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Affordable housing provided by CHR changes lives

By Staff | Jan 27, 2016

Melanie Moraga (middle), with her two daughters, Emily (left) and Hannah (right). PHOTO PROVIDED

With the upcoming Community Housing and Resources’ biggest fundraising event coming up Saturday, Feb. 6, at the Dunes Golf and Tennis Club, the importance of affordable housing for those in need of it is coming to the forefront of peoples’ minds once again.

With 60-percent of CHR’s income coming from collecting rent, 26-percent coming from the City of Sanibel, the remaining 13-percent comes from fundraising efforts like Mardi Gras.

Affordable housing is an important component to keeping Sanibel diverse and its workforce strong. CHR is a non-profit 501 (C3) organization, which partners with the City of Sanibel to provide affordable housing for families and individuals who work full-time on Sanibel or are retired or disabled residents of the island.

It’s been a program which has served the City of Sanibel’s Below Market Rate Housing Rental Program since 1979 and it partnered with the city in 1983.

CHR currently has 74 rentals to offer those working on the island or the retired.

“It does help low-income people and it offers affordable housing so they don’t have to leave the community strictly based on income,” said CHR executive director Kelly Collini.

But the most important aspect CHR offers is hope and opportunity.

For Melanie Moraga, CHR has provided just that – and more.

Moraga was hired by the Bailey-Matthews National Shell Museum in September of 2012 as a part-time admission specialist. She later was promoted to full-time executive assistant, where her responsibilities expanded to scheduling of all group tours, membership and volunteer coordination, fundraising and donor relations.

The mother of two had to commute from Estero to Sanibel every morning, before she heard about what CHR offered, so she decided to go in and apply.

“Driving from Estero was quite the trip,” Moraga said. “I was under the impression I was going to be on a waiting list for a long time, so I kept putting it off.”

But the opportunity to being able to live on Sanibel and only minutes from work was too good to pass up, so on July 1, 2014, Moraga went into the CHR offices and applied.

Good move.

“I was told after the interview, that they had a unit opening up in the next couple of weeks, I was in disbelief,” Moraga said. “When we went to take a tour of one of the units, I fell in love with the place and could not believe it could be mine. I felt it was meant to be.”

By Aug. 1, Sanibel had their newest resident and a very happy one at that.

Her commute was radically cut down to just four minutes and with her two daughters, Emily (14 years old) and Hannah (12), the family became true islanders.

“Working on the island has been amazing,” Moraga said. “I just can’t describe how great it is to work and live on Sanibel. This place is a jewel. I love going down to the grocery store and knowing the employees by their names. Living here gives you an amazing sense of community.”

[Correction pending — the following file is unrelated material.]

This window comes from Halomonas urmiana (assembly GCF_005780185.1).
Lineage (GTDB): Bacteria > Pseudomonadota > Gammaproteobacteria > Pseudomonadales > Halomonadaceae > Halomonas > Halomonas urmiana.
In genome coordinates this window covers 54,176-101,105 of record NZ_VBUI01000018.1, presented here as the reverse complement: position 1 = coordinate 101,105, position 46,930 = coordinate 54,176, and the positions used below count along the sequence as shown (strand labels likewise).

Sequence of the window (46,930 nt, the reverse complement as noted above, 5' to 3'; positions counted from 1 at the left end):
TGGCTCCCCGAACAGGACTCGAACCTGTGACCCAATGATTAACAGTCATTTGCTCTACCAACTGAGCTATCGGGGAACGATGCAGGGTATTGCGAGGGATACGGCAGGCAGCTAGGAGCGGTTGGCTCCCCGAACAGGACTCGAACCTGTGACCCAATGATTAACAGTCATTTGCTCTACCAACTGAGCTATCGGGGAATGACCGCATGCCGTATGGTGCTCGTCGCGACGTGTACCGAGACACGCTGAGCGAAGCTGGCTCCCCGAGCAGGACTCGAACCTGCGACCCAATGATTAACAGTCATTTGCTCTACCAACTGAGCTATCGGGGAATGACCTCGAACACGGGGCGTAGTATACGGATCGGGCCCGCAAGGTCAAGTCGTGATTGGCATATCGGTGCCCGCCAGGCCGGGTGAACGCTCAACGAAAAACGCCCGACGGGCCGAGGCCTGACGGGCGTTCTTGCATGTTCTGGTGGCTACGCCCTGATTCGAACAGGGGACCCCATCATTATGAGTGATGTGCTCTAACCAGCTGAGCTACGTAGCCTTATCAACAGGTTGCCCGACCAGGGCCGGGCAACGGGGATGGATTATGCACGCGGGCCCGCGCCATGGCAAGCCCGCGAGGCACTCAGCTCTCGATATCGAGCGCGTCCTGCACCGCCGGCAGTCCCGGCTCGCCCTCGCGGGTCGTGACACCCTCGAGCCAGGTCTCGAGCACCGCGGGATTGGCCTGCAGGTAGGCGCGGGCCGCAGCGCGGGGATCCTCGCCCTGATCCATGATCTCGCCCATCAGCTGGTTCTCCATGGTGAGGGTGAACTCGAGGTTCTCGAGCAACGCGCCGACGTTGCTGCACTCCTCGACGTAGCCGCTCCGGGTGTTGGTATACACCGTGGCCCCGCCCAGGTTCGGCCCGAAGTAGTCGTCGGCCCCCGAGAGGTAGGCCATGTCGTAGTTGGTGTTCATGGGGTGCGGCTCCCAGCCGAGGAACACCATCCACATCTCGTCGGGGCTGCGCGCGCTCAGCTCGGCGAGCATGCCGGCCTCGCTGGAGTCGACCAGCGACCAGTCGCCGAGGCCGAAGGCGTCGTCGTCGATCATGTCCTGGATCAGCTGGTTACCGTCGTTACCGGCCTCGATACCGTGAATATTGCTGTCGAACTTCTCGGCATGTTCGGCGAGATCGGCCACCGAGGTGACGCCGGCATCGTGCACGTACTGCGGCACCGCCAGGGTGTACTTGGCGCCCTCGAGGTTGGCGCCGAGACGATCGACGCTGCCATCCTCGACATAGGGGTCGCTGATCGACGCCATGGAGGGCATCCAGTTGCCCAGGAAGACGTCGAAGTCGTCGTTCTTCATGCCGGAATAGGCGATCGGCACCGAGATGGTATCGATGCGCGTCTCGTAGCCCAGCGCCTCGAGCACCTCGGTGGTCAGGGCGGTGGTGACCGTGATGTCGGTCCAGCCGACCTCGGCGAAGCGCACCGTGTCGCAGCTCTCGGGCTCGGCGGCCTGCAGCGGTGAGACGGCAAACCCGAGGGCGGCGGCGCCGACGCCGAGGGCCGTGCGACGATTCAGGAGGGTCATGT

Collini explained in an earlier feature story on CHR, which ran in the Island Reporter May 27, 2015, that the affordable housing is not a give away to the renters.

“CHR does help keep diversity on the island, as well,” Collini said. “And it’s not a handout, the biggest portion of our budget comes from rent.”

Rent is based on 30-percent of the individual’s income, with a minimum of $350 per month set.

There are also annual entry income maximums depending on the household size. For a one-person household, the max is $48,480. Other limits include: two-person ($55,320); three-person ($62,280); four-person ($69,120), five-person ($74,760) and six-person ($80,280).

If the individual or total annual income goes over these thresholds during the year, they will have to move out, with a good amount of advance warning by CHR.

“All the adults in the household need to work, which means anyone over 18 years old will need to work,” Collini said. “And residents need to make their units their homestead, because we don’t want them to be used as snowbird properties, so there is a time limit of 30 days if you are going to be away.”

It’s that opportunity which has changed Moraga’s life to its fullest capacity.

She said her daughters love living on the island and even the traffic doesn’t bother her at all.

“This is the best place in the world to get stuck in traffic,” Moraga laughed. “Without CHR, I would still be living in Estero, where it would be much more expensive than I am paying for right now.

“CHR has an amazing opportunity for people. They gave me the opportunity to live again, to feel alive again. I was a stay at home mom for 10 years and now I am an assistant director and living in paradise.”

And much like every other past resident who was able to be helped by CHR, giving back is important.

“Hopefully one day I can purchase my own home and then pay it forward to help someone else like CHR has helped me,” Moraga said. “That’s my goal.”

Now on her off time from the National Shell Museum, Moraga gets to take pictures of sunsets and all the wildlife on the island. Her award-winning photograph “Sunset Before the Storm”, taken at Blind Pass Beach on Sanibel, was published in the November/December 2012 issue of Florida Travel + Life magazine.

“I’ve learned if you have a dream, don’t give up on it,” Moraga said. “Because it’s possible to live it.”